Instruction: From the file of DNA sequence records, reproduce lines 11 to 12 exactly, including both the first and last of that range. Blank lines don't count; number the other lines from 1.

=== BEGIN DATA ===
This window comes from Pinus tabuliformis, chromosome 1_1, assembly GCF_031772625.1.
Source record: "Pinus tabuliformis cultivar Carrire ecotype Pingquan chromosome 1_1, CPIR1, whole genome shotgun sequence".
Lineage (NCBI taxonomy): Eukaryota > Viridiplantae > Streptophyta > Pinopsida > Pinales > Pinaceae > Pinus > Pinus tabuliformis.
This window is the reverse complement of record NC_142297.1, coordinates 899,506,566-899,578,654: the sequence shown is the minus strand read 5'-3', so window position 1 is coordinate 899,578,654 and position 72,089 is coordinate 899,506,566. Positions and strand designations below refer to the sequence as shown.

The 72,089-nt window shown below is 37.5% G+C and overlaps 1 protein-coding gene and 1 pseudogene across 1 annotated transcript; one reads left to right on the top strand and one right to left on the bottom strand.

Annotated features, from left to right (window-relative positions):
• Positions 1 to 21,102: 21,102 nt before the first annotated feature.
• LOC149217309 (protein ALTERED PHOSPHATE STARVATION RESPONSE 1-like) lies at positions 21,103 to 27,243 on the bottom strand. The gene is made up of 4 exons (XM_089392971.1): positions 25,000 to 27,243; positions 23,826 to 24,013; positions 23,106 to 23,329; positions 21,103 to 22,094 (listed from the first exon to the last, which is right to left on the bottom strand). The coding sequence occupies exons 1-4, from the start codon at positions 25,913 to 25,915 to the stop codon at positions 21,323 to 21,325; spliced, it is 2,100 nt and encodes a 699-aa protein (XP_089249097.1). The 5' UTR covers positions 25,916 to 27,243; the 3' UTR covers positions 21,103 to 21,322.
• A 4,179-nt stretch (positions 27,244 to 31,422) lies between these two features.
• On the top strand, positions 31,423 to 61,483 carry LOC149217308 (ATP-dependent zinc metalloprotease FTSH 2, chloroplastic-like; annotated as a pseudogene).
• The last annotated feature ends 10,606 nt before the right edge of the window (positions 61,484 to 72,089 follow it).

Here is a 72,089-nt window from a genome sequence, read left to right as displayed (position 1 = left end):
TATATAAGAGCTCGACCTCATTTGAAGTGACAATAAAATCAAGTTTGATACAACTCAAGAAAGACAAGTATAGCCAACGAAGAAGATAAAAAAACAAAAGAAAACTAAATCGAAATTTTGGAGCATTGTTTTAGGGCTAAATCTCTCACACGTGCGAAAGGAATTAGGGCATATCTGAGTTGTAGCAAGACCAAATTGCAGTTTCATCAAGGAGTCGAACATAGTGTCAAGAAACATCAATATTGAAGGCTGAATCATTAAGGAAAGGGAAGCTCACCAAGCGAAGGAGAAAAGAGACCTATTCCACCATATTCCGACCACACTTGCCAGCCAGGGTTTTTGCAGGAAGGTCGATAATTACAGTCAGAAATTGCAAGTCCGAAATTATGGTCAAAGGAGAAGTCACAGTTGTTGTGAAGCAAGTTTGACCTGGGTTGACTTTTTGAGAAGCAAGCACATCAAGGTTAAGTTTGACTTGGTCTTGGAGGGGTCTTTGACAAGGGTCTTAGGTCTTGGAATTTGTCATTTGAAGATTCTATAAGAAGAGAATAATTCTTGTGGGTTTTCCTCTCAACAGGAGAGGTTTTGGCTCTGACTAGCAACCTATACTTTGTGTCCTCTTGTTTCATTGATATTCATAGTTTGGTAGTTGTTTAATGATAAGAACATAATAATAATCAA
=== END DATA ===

• The last annotated feature ends 10,606 nt before the right edge of the window (positions 61,484 to 72,089 follow it).

Here is a 72,089-nt window from a genome sequence, read left to right as displayed (position 1 = left end):